In contrast, in step S4090, because the image of the edge was determined to be invalid in an image acquired or generated using the current lighting configuration, the one or more measurement scores are set to error values which effectively exclude the current lighting configuration from consideration as a useful actual lighting configuration according the systems and methods of this invention. Operation then proceeds to step S4100 where the image characteristic values and/or measurement score results for the image are stored corresponding to the current lighting configuration.

Next, in step S4110, a determination is made whether all of the lighting configurations have been selected. If all lighting configurations have not been selected, operation jumps back to step S4010, where the next lighting configuration is selected. Otherwise, operation proceeds to step S4120, where operation returns to step S5000.

FIG. 11 is a flowchart outlining in greater detail one exemplary embodiment of the method for analyzing data of step S5000. Beginning in step S5010, the image metrics are determined for each lighting configuration. A more detailed description of determining the image metrics is shown in FIG. 12. Then, in step S5200, a classifier is applied to the determined image metrics to determine a best image from the base and synthetic images. A more detailed description of the process for applying the classifier is discussed with reference to FIG. 13. Then, in step S5400, operation returns to step S6000.

FIG. 12 is a flowchart outlining in greater detail one exemplary embodiment of the method for determining image metrics for all lighting configurations of step S5100. Beginning in step S5100, the operation proceeds to step S5110 where a first/next lighting configuration is selected as the current lighting configuration. Next, in step S5120, an edge quality score for a lighting configuration is ranked compared to the edge quality score for other configurations. The edge quality score can be, for example, the transition score TN determined in step S4050. Next, in step S5130, a position score for a lighting configuration is ranked compared to the position score for other configurations. The position score can, for example, be the position measurement score discussed with respect to step S4080. Next, in step S5140, the shape score for a lighting configuration is ranked compared to the shape score for other configurations. The shape score can be, for example, be the shape measurement score discussed with respect to step S4080. Control then proceeds to step S5150.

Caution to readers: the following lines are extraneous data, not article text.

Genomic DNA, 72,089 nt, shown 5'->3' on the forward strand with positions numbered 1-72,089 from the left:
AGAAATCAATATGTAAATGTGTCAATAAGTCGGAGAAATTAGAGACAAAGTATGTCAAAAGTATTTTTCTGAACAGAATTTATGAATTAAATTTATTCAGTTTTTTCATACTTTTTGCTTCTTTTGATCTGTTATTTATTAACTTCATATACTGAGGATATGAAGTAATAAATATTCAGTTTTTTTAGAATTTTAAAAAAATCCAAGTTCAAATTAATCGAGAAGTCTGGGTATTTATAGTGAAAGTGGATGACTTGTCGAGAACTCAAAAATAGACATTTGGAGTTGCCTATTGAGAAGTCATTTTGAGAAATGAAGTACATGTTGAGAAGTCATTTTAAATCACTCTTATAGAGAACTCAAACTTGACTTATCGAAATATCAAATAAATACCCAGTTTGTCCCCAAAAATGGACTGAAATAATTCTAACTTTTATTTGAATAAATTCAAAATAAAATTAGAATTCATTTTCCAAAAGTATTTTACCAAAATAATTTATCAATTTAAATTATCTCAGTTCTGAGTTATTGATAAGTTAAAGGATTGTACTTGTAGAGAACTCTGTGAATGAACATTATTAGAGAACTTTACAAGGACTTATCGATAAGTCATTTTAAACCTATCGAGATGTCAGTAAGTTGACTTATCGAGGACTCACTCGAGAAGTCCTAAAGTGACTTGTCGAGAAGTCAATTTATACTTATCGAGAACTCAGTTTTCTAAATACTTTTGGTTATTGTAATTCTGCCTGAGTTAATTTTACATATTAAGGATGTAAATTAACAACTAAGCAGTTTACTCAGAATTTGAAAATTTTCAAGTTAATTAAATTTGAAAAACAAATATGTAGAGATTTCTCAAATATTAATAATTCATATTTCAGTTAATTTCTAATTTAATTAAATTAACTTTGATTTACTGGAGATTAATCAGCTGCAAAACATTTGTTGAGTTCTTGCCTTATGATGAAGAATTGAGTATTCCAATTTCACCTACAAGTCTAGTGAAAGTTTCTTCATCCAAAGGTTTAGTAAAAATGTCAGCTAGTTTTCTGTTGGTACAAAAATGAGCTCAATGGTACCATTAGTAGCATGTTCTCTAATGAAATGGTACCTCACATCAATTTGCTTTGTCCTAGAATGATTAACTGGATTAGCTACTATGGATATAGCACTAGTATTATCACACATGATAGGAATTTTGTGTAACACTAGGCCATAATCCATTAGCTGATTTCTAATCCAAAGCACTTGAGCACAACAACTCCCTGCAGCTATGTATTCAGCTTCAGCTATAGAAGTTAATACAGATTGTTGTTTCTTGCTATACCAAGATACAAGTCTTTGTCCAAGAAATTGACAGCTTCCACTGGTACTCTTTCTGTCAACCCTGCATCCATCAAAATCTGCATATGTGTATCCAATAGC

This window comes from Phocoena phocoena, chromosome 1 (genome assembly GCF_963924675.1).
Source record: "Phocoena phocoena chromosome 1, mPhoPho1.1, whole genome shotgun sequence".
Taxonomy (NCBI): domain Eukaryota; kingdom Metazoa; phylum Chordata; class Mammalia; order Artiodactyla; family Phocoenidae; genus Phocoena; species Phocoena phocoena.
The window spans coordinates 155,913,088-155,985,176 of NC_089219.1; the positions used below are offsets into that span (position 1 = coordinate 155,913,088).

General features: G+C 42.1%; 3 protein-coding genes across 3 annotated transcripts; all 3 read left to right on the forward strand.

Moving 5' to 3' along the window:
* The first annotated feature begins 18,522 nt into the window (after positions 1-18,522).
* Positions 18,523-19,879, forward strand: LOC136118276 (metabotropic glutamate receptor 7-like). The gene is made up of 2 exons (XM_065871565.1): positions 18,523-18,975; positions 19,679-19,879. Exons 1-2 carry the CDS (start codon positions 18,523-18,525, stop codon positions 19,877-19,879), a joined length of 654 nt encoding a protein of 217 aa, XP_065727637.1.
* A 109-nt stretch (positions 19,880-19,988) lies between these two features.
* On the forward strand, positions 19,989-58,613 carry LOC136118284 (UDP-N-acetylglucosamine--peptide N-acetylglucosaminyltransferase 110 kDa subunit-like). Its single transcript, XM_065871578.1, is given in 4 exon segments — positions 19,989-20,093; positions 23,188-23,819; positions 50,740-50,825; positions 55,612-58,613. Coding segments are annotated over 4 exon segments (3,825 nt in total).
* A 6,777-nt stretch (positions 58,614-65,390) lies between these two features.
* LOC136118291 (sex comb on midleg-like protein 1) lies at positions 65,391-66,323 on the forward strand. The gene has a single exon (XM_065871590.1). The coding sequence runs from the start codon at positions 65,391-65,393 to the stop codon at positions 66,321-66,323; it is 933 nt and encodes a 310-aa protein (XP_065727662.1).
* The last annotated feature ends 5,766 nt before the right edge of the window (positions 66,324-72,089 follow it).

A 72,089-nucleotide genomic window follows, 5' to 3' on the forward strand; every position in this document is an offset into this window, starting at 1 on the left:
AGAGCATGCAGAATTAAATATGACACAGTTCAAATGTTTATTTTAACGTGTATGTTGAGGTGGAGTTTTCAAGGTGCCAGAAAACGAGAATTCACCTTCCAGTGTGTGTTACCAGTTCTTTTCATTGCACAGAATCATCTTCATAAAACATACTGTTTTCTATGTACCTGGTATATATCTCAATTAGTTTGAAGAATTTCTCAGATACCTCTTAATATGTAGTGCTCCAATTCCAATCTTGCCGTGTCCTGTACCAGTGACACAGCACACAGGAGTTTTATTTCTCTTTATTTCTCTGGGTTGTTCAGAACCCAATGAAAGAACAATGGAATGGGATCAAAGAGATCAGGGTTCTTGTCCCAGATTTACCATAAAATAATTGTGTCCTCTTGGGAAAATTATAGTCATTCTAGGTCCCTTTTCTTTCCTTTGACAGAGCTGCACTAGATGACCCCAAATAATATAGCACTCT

In step S5150, an edge score for a lighting configuration is ranked compared to the edge score for other configurations. The edge score can, for example, be the magnitude of the predetermined threshold discussed with respect to step S4070. Then, in step S5160, a standard deviation score for a lighting configuration is ranked compared to the score for other configurations. Control then proceeds to step S5170.

In step S5170, the position score and shape score can be normalized relative to various rank scores of steps S5120–S5170, and in accordance with the design of the classifier used to determine the best lighting/image. Then, in step S5180, a determination is made as to whether all lighting configurations have been selected as the current configuration. If all lighting configurations have not been selected, then operation returns to step S5110 where the process is repeated for the next lighting configuration. The operation for determining the metrics for all lighting configurations can continuously update a internal list for all ranked images. For example, each time an image under a lighting configuration is ranked, the operation can automatically position the ranked image in sequenced order, i.e., rank from highest to lowest values, as compared to all of the other ranked images. If it is determined in step S5180 that all of the lighting configurations have been selected, the operation returns to step S5200 to apply the classifier.

It should be appreciated that FIG. 12 illustrates just one of an infinite number of methods for determining image metrics usable according to the systems and methods of this invention. In particular, the exemplary embodiment of FIG. 12 metrics which are applicable when setting the lighting configuration in relation to edge analysis operations. In addition, the metrics of FIG. 12 are usable either alone or in any combination, along with a corresponding classifier according to the systems and methods of this invention. Thus, it should be understood that the particular steps outlined in FIG. 12 are illustrative only and should not be considered limiting of the scope of step S5100 of FIG. 11.

FIG. 13 is a flowchart outlining in greater detail one exemplary embodiment of a method for applying a classifier in furtherance of determining the best image in accordance with this invention. In particular, an exemplary fuzzy classifier is described in FIG. 13.

Beginning in step S5200, operation proceeds to step S5205, where the first or next lighting configuration is selected as the current configuration. Then, in step S5210, a run-time confidence value is determined, if applicable. It should be appreciated that in some cases the start-up confidence value discussed with respect to step S2075 was based only on expectations for the edge image or a limited image analysis. In contrast, here it is possible to analyze all the base and synthetic image data or measurements to determine if the true character of the best edge image requires the confidence value assumed at start-up to be modified. If so, the confidence value is modified. However, it should be appreciated that in other exemplary embodiments and applications, the start-up confidence value may safely be assumed to be valid, and the step S5210 may be omitted. Operation then proceeds to step S5215.